Your team has invested several months developing an electrical component for a new defense system and today is the day you’ve been working toward: it’s time to power up the prototype.
For most teams, this is a moment of great anxiety. Defense systems are complex, and each part relies on another to function holistically. If one connection is missed, if one part fails, the whole system is ended.
When failure occurs, it adds time to the development process – 50 cycles of troubleshooting and problem resolving are often required. There are no hard and fast rules for problem solving at this stage and one fix can lead to a handful more. Before you know it, your design timeline has spiraled out of control and your problems are intensified. Now sales must answer to a customer that is becoming increasingly frustrated, because the system’s capability is late and at risk of becoming obsolete before it has even shipped.
Failure in design is common and costly. But innovators in the space are seeking solutions that allow them to avoid the vicious cycle of spiraling timelines. That solution lies in model-based systems engineering that enables teams to consider thousands of alternatives in a fraction of the time.
A common problem
Of the US Department of Defense’s 93 major defense acquisition programs (MDAP), each one is delayed by an average of two years as of 2020. Additionally, the projected cost of the MDAP portfolio stands at 54% higher than the forecasted kick off cost at a total growth of $628 billion. That’s the equivalent of approximately 7,850 F-35A fighters.
So why, in the era of advanced manufacturing, when system advancements are at their peak, are these problems so common?
The reason stems from the sophistication of technology. Military platforms and their networked characteristics are challenging to develop. Designing a system-of-systems that integrates seamlessly is complex and requires a lot of work to be successful. Moreover, not only is the hardware element a challenge in modern systems, but so is the software that underpins it all.
Each engineering discipline is often operating on best-in-class software for that specific function. Everything operates within its own ecosystem, despite each function having a profound effect on every other one, which is chaotic to say the least. What is often missing is a digital thread that links every discipline and process, from initial concept to manufacturing. Such disarray is not what customers expect from advanced defense manufacturers, but this reality is common across the industry.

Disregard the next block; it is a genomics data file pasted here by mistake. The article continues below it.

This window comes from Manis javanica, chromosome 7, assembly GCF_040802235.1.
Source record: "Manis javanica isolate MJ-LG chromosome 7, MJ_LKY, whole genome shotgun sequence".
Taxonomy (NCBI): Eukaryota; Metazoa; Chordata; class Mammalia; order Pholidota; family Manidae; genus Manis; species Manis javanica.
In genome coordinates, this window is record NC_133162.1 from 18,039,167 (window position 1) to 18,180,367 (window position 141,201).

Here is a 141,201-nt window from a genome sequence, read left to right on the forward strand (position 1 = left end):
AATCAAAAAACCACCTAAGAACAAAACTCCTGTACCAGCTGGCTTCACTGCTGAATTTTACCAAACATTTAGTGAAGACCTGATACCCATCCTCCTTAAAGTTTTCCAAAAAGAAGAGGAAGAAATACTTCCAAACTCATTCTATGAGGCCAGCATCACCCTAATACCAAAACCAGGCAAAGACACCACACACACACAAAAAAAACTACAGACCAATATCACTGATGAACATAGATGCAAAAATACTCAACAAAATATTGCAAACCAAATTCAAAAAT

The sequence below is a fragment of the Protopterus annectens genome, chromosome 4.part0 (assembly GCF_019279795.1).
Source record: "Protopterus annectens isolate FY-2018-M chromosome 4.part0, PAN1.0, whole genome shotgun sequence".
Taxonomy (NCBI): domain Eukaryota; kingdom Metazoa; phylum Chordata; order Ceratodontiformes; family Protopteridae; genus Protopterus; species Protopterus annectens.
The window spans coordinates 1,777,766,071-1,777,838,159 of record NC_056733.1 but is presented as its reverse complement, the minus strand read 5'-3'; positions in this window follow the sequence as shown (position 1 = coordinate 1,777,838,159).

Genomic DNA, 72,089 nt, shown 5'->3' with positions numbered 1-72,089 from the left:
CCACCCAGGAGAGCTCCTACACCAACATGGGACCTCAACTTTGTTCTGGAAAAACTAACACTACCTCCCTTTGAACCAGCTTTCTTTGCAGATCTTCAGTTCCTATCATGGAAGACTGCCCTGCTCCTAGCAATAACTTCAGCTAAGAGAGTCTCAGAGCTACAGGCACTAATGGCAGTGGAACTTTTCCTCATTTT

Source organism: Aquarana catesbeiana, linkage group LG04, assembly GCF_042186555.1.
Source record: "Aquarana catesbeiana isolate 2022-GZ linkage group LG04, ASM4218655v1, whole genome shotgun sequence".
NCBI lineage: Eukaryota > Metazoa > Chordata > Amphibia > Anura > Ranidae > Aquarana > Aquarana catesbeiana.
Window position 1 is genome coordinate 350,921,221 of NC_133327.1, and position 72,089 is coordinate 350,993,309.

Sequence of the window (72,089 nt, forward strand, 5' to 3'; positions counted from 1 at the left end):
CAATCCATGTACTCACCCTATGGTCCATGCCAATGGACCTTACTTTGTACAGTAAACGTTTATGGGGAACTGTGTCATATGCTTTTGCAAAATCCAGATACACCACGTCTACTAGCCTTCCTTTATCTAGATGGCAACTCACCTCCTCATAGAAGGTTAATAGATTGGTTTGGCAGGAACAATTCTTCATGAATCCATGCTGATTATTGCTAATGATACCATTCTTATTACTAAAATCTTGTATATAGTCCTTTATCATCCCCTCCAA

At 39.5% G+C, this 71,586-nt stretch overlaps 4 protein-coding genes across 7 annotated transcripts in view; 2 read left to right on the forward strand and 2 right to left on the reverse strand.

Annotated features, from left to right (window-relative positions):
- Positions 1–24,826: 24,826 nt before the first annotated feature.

Simplification of processes
How can we simplify complexities to increase efficiencies across all stages of program development and reduce the acquisition lifecycle? Model-based systems engineering.
Introducing traceability across all processes, digital mission engineering is the optimal way to provide an integrated framework to model all facets of the development. This includes multi-disciplinary simulation of the system, its subsystems, the component design, and the associated processes.
The benefit? Thousands of alternatives are considered in a fraction of the time it typically takes to integrate modules, carry out the checks and start the power supply. Identifying problems at the modeling level introduces risk reduction ahead of any physical assets being developed. This avoids that dreaded eventuality that the prototype you’ve worked hard to develop fails to power up.
Dassault Systèmes’ investment in its 3DEXPERIENCE modeling and planning platform can reveal, manage, and facilitate the intersections among disparate disciplines across the entire process. Every engineer works natively on the 3DEXPERIENCE platform and stores data digitally, and the platform tracks interdependencies that integrations cannot. Ultimately, the platform puts everything at the fingertips of everyone, eliminating the problems that a siloed approach can bring.
At the end of the day, this results in programs being delivered on time, on budget, and meeting all requirements. A success all round.